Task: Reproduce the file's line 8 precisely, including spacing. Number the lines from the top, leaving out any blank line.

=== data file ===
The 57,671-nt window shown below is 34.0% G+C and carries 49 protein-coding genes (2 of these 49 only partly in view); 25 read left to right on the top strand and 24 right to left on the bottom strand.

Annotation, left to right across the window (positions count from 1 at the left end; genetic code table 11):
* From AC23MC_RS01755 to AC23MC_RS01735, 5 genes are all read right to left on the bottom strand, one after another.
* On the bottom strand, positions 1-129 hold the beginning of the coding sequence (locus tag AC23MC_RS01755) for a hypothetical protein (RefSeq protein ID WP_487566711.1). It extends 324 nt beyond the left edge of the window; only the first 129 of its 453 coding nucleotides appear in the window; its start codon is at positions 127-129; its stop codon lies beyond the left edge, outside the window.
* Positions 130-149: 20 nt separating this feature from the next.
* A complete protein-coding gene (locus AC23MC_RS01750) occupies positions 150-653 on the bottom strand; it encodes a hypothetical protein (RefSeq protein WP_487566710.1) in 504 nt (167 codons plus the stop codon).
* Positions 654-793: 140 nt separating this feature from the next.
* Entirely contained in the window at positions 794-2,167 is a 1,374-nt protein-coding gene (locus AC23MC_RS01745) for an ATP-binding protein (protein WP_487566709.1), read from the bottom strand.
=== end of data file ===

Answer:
* Entirely contained in the window at positions 794-2,167 is a 1,374-nt protein-coding gene (locus AC23MC_RS01745) for an ATP-binding protein (protein WP_487566709.1), read from the bottom strand.